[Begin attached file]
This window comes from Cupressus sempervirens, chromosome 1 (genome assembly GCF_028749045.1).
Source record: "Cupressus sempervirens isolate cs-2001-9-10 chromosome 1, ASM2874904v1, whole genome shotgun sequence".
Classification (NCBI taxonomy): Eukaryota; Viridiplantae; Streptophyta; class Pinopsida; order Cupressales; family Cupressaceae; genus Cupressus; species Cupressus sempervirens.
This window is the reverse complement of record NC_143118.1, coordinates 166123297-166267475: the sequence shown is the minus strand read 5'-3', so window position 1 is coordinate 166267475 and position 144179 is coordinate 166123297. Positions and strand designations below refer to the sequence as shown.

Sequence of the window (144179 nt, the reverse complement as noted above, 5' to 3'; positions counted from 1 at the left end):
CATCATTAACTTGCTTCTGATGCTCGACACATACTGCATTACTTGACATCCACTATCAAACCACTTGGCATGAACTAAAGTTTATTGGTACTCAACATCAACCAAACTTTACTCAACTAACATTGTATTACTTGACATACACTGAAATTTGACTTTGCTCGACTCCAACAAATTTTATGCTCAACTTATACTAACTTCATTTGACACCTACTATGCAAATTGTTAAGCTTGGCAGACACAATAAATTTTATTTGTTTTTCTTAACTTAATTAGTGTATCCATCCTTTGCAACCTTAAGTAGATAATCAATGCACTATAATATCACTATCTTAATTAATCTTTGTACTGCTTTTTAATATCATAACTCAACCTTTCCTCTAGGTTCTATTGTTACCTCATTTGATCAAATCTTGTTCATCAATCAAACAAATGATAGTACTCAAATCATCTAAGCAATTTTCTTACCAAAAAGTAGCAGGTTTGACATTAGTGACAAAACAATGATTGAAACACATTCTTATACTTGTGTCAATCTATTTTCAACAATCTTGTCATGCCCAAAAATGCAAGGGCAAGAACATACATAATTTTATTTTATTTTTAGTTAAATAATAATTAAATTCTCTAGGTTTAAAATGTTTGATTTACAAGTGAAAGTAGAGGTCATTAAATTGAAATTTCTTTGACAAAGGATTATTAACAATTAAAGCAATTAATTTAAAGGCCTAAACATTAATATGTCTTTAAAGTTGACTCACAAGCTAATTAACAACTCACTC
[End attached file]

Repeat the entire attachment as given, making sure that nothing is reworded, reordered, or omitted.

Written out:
This window comes from Cupressus sempervirens, chromosome 1 (genome assembly GCF_028749045.1).
Source record: "Cupressus sempervirens isolate cs-2001-9-10 chromosome 1, ASM2874904v1, whole genome shotgun sequence".
Classification (NCBI taxonomy): Eukaryota; Viridiplantae; Streptophyta; class Pinopsida; order Cupressales; family Cupressaceae; genus Cupressus; species Cupressus sempervirens.
This window is the reverse complement of record NC_143118.1, coordinates 166123297-166267475: the sequence shown is the minus strand read 5'-3', so window position 1 is coordinate 166267475 and position 144179 is coordinate 166123297. Positions and strand designations below refer to the sequence as shown.

Sequence of the window (144179 nt, the reverse complement as noted above, 5' to 3'; positions counted from 1 at the left end):
CATCATTAACTTGCTTCTGATGCTCGACACATACTGCATTACTTGACATCCACTATCAAACCACTTGGCATGAACTAAAGTTTATTGGTACTCAACATCAACCAAACTTTACTCAACTAACATTGTATTACTTGACATACACTGAAATTTGACTTTGCTCGACTCCAACAAATTTTATGCTCAACTTATACTAACTTCATTTGACACCTACTATGCAAATTGTTAAGCTTGGCAGACACAATAAATTTTATTTGTTTTTCTTAACTTAATTAGTGTATCCATCCTTTGCAACCTTAAGTAGATAATCAATGCACTATAATATCACTATCTTAATTAATCTTTGTACTGCTTTTTAATATCATAACTCAACCTTTCCTCTAGGTTCTATTGTTACCTCATTTGATCAAATCTTGTTCATCAATCAAACAAATGATAGTACTCAAATCATCTAAGCAATTTTCTTACCAAAAAGTAGCAGGTTTGACATTAGTGACAAAACAATGATTGAAACACATTCTTATACTTGTGTCAATCTATTTTCAACAATCTTGTCATGCCCAAAAATGCAAGGGCAAGAACATACATAATTTTATTTTATTTTTAGTTAAATAATAATTAAATTCTCTAGGTTTAAAATGTTTGATTTACAAGTGAAAGTAGAGGTCATTAAATTGAAATTTCTTTGACAAAGGATTATTAACAATTAAAGCAATTAATTTAAAGGCCTAAACATTAATATGTCTTTAAAGTTGACTCACAAGCTAATTAACAACTCACTC